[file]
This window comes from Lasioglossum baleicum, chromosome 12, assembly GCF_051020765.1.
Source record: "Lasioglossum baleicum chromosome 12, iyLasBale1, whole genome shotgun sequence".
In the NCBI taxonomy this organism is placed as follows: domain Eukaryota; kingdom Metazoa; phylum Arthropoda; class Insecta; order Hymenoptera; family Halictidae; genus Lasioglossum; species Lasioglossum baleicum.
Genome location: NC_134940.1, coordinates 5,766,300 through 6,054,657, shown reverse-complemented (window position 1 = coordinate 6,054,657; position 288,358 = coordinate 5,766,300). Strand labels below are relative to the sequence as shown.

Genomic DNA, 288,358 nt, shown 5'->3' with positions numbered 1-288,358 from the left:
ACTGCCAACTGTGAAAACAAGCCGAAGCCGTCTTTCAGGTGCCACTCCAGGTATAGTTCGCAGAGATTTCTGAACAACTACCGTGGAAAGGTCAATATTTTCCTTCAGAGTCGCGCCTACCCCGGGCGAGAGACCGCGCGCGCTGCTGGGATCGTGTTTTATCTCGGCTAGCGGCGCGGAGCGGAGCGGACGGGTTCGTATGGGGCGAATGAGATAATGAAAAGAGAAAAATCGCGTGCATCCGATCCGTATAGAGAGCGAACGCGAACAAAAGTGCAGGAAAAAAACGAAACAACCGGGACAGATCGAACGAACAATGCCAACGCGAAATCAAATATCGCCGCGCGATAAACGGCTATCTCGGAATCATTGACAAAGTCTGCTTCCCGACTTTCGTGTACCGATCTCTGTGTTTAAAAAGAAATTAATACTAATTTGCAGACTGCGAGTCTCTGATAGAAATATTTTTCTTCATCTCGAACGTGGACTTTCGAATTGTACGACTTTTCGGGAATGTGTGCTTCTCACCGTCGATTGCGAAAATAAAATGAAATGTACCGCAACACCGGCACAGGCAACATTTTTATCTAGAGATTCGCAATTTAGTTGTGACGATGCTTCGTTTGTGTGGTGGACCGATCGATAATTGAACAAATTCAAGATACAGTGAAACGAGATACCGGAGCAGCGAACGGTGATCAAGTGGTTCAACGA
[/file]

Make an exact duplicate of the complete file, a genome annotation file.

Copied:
This window comes from Lasioglossum baleicum, chromosome 12, assembly GCF_051020765.1.
Source record: "Lasioglossum baleicum chromosome 12, iyLasBale1, whole genome shotgun sequence".
In the NCBI taxonomy this organism is placed as follows: domain Eukaryota; kingdom Metazoa; phylum Arthropoda; class Insecta; order Hymenoptera; family Halictidae; genus Lasioglossum; species Lasioglossum baleicum.
Genome location: NC_134940.1, coordinates 5,766,300 through 6,054,657, shown reverse-complemented (window position 1 = coordinate 6,054,657; position 288,358 = coordinate 5,766,300). Strand labels below are relative to the sequence as shown.

Genomic DNA, 288,358 nt, shown 5'->3' with positions numbered 1-288,358 from the left:
ACTGCCAACTGTGAAAACAAGCCGAAGCCGTCTTTCAGGTGCCACTCCAGGTATAGTTCGCAGAGATTTCTGAACAACTACCGTGGAAAGGTCAATATTTTCCTTCAGAGTCGCGCCTACCCCGGGCGAGAGACCGCGCGCGCTGCTGGGATCGTGTTTTATCTCGGCTAGCGGCGCGGAGCGGAGCGGACGGGTTCGTATGGGGCGAATGAGATAATGAAAAGAGAAAAATCGCGTGCATCCGATCCGTATAGAGAGCGAACGCGAACAAAAGTGCAGGAAAAAAACGAAACAACCGGGACAGATCGAACGAACAATGCCAACGCGAAATCAAATATCGCCGCGCGATAAACGGCTATCTCGGAATCATTGACAAAGTCTGCTTCCCGACTTTCGTGTACCGATCTCTGTGTTTAAAAAGAAATTAATACTAATTTGCAGACTGCGAGTCTCTGATAGAAATATTTTTCTTCATCTCGAACGTGGACTTTCGAATTGTACGACTTTTCGGGAATGTGTGCTTCTCACCGTCGATTGCGAAAATAAAATGAAATGTACCGCAACACCGGCACAGGCAACATTTTTATCTAGAGATTCGCAATTTAGTTGTGACGATGCTTCGTTTGTGTGGTGGACCGATCGATAATTGAACAAATTCAAGATACAGTGAAACGAGATACCGGAGCAGCGAACGGTGATCAAGTGGTTCAACGA